Omaha Boy Receives The Red Cross Certificate of Merit - FOX 42: Omaha News, Sports and Weather; |

Omaha Boy Receives The Red Cross Certificate of Merit

Meghan McRoberts

OMAHA (KPTM)- Jack Pape has been a boy scout since childhood. He credits this experience for training him to adapt to any situation.

When a tornado ripped through Little Sioux in 2009, he was at a boy scout retreat. Several boys were killed, and Jack used CPR to save other's lives, a skill he learned through the organization.

Looking back on that day, he says " I didn't think when I did it, it was just get up look around what needs to be done, at that point it was just training that kicked in second nature,it wasn't until after that I was like wow what just happened.

A year later, jack was faced with a similar situation on a family vacation. A little boy fell into a pool. Jack gave him CPR. Though in this case it did not save the boy's life, it did buy the child time.

One Red Cross spokesperson,  Danelle, Schlegemilch says that because he was able to perform CPR, the boy's family " got to spend a little more time with him."

Because of Jack's attempts and successes in utilizing CPR, the American Red Cross has awarded him with the highest award they offer, The Certificate of Merit

For Jack, "It means a lot, It says a lot about what they can teach you and how important learning this stuff really is, just learn it, you don't have to be a boy scout, but it really does mean a lot to me and I'm very thankful for it

Jill Orton, Chief Services Officer for the regional American Red Cross explains "In my time frame with being with the red cross, 17 years, I can count on two hands how many we've given out in this award. I've been trained for years and years and never even had the opportunity, and for him to give that gift to be prepared but then to give that out to those that are in need"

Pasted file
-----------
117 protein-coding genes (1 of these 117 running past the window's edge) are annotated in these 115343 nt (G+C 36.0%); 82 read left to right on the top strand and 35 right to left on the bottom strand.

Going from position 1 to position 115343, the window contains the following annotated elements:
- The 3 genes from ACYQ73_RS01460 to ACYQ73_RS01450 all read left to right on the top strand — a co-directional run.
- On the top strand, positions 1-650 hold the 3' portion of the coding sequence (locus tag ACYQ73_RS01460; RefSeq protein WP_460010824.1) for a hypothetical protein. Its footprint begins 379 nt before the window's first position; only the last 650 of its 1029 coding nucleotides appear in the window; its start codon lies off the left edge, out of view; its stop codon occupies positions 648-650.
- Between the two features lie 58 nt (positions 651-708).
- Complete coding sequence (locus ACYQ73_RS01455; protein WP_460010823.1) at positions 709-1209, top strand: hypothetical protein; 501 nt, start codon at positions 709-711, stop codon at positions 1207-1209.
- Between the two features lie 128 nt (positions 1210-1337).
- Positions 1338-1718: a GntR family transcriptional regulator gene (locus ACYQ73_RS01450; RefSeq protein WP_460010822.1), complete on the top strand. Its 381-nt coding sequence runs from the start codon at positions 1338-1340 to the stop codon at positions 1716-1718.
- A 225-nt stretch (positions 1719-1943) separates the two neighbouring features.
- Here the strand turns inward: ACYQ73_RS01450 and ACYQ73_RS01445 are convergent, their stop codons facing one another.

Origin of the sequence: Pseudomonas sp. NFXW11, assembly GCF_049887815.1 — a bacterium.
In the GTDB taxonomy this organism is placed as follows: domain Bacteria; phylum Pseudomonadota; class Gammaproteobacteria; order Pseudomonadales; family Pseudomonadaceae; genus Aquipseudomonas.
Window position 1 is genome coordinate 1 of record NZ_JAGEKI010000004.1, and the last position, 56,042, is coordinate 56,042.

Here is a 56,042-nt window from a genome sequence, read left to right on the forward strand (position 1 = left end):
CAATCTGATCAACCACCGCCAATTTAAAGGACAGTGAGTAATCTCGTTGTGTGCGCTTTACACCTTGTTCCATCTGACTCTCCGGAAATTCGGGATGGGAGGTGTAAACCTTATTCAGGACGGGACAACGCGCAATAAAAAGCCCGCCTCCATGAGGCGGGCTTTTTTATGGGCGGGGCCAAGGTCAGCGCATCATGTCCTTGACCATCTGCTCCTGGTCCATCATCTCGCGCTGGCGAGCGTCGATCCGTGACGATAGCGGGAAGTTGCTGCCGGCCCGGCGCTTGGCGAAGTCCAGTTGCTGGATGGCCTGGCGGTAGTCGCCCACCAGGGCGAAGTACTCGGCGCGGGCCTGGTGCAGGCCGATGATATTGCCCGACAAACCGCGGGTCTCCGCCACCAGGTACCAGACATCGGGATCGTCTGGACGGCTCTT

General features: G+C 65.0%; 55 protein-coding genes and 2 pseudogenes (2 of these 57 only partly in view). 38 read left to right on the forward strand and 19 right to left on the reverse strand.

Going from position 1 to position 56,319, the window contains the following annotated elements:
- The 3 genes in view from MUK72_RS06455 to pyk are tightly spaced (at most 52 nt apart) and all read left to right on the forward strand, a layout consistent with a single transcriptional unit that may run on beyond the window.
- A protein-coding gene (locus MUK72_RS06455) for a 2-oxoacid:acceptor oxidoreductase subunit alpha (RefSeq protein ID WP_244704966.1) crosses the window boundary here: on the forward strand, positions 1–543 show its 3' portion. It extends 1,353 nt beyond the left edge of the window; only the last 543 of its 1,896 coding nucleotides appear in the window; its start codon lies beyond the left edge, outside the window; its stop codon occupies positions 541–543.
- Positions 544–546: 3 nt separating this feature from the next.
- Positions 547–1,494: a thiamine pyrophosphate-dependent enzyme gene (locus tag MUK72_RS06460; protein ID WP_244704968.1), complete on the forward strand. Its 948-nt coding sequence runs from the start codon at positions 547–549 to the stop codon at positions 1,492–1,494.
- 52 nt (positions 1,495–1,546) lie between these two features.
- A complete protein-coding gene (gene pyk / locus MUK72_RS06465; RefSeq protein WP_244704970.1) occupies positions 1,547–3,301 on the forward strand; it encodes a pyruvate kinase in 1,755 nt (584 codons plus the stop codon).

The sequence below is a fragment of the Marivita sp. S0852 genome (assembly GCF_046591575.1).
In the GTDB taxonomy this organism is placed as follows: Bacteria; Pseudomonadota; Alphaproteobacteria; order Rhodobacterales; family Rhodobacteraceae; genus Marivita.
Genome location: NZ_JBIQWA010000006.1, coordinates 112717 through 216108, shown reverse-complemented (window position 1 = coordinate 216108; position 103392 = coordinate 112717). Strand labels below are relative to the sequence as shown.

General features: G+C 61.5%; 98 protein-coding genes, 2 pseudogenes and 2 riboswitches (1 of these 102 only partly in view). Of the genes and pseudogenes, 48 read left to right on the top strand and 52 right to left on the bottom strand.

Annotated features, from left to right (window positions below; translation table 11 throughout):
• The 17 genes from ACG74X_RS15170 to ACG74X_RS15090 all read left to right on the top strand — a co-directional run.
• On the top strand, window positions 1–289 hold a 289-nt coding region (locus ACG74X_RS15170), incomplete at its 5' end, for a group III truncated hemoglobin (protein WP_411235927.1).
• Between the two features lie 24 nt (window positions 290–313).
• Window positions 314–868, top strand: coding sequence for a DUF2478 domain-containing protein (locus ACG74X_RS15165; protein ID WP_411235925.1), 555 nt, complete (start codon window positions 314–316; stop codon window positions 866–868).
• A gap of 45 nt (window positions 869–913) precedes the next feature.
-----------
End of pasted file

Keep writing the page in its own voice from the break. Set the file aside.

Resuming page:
Plenty were in attendance at the award ceremony, including Lloyd Roitstein, the Executive Director of the MidAmerica Boy Scouts. He says the organization is "thrilled that one of our scouts is being honored for heroism and we teach them how to be prepared for anything in life, when something like this happens makes feel good that what we teach is being utilized and those young men are prepared for anything in life.

His parents commented, "We're very proud, and we were a little worried about him because there are bad memories involved, but very proud, brings tears to your eyes."

His parents continue that they are proud of his humility, describing, "he even said you know mom there was other boys there doing it to, and I think he wants people to know that."

Organizers say Jack lives up to the boy scout motto of always being prepared.

Roistein assures, "You don't have to save a life to be a role model and a positive community leader"

Jack expresses his gratitude and hopes "people take from this how important it is to learn that because if I wouldn't have I wouldn't be receiving this and there'd be a few less boys, so I just think that it's important that everyone learns because you never know when you're going to need it to save the life of a friend or another person."





















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